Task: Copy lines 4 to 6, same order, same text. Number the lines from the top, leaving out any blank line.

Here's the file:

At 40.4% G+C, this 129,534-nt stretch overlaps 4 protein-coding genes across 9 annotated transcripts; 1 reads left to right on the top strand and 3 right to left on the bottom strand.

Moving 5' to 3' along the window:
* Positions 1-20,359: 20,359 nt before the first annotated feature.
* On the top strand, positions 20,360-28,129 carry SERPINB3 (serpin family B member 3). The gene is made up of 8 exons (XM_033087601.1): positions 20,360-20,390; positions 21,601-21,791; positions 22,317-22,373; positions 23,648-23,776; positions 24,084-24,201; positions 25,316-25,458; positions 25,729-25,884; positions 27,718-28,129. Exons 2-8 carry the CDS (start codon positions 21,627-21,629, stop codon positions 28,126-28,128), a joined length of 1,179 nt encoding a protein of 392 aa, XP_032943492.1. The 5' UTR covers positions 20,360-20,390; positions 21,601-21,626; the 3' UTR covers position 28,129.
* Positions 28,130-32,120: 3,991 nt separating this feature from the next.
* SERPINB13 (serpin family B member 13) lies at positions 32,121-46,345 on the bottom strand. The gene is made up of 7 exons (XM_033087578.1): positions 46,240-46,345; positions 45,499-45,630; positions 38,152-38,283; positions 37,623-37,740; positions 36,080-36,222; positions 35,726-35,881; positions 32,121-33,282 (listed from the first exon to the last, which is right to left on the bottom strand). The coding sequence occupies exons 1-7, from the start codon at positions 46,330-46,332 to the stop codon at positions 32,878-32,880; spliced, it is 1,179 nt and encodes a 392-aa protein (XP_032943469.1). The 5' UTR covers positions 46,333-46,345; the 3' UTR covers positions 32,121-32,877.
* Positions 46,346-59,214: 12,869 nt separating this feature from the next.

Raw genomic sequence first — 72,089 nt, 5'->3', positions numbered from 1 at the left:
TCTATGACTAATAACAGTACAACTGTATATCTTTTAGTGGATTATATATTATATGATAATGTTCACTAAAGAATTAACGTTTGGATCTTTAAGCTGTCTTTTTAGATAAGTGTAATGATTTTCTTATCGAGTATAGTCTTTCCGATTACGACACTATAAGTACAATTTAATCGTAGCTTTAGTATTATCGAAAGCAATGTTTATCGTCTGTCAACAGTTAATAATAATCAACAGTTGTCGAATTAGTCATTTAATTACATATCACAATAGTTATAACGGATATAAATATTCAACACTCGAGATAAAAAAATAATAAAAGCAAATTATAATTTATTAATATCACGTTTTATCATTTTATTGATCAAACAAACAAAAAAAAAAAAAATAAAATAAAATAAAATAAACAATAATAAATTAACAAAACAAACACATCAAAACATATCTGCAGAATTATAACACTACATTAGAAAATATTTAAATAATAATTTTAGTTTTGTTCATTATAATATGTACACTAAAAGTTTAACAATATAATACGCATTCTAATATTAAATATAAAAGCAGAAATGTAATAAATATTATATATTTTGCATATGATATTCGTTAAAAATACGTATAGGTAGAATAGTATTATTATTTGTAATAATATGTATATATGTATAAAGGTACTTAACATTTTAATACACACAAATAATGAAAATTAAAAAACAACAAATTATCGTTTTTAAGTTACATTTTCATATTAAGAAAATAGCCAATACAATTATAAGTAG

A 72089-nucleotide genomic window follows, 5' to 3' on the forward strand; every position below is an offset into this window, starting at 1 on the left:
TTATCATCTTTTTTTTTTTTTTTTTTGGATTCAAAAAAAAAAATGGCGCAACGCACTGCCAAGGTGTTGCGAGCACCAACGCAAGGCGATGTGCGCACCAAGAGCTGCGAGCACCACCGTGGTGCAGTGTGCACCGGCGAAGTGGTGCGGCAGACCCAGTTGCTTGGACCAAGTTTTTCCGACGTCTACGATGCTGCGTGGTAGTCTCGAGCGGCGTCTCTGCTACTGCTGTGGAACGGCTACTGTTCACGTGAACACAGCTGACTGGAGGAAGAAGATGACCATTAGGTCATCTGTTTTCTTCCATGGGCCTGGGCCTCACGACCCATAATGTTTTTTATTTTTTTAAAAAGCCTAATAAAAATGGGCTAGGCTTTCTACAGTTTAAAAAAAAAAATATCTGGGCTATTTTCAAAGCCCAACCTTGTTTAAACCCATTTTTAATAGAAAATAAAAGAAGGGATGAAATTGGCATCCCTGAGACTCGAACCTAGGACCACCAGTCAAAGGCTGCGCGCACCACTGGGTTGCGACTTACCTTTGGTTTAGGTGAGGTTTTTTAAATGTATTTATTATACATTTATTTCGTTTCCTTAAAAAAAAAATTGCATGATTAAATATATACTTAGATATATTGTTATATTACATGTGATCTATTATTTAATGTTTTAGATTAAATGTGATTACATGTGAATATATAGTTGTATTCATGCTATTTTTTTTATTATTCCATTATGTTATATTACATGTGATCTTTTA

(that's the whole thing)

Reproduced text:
* On the top strand, positions 20,360-28,129 carry SERPINB3 (serpin family B member 3). The gene is made up of 8 exons (XM_033087601.1): positions 20,360-20,390; positions 21,601-21,791; positions 22,317-22,373; positions 23,648-23,776; positions 24,084-24,201; positions 25,316-25,458; positions 25,729-25,884; positions 27,718-28,129. Exons 2-8 carry the CDS (start codon positions 21,627-21,629, stop codon positions 28,126-28,128), a joined length of 1,179 nt encoding a protein of 392 aa, XP_032943492.1. The 5' UTR covers positions 20,360-20,390; positions 21,601-21,626; the 3' UTR covers position 28,129.
* Positions 28,130-32,120: 3,991 nt separating this feature from the next.
* SERPINB13 (serpin family B member 13) lies at positions 32,121-46,345 on the bottom strand. The gene is made up of 7 exons (XM_033087578.1): positions 46,240-46,345; positions 45,499-45,630; positions 38,152-38,283; positions 37,623-37,740; positions 36,080-36,222; positions 35,726-35,881; positions 32,121-33,282 (listed from the first exon to the last, which is right to left on the bottom strand). The coding sequence occupies exons 1-7, from the start codon at positions 46,330-46,332 to the stop codon at positions 32,878-32,880; spliced, it is 1,179 nt and encodes a 392-aa protein (XP_032943469.1). The 5' UTR covers positions 46,333-46,345; the 3' UTR covers positions 32,121-32,877.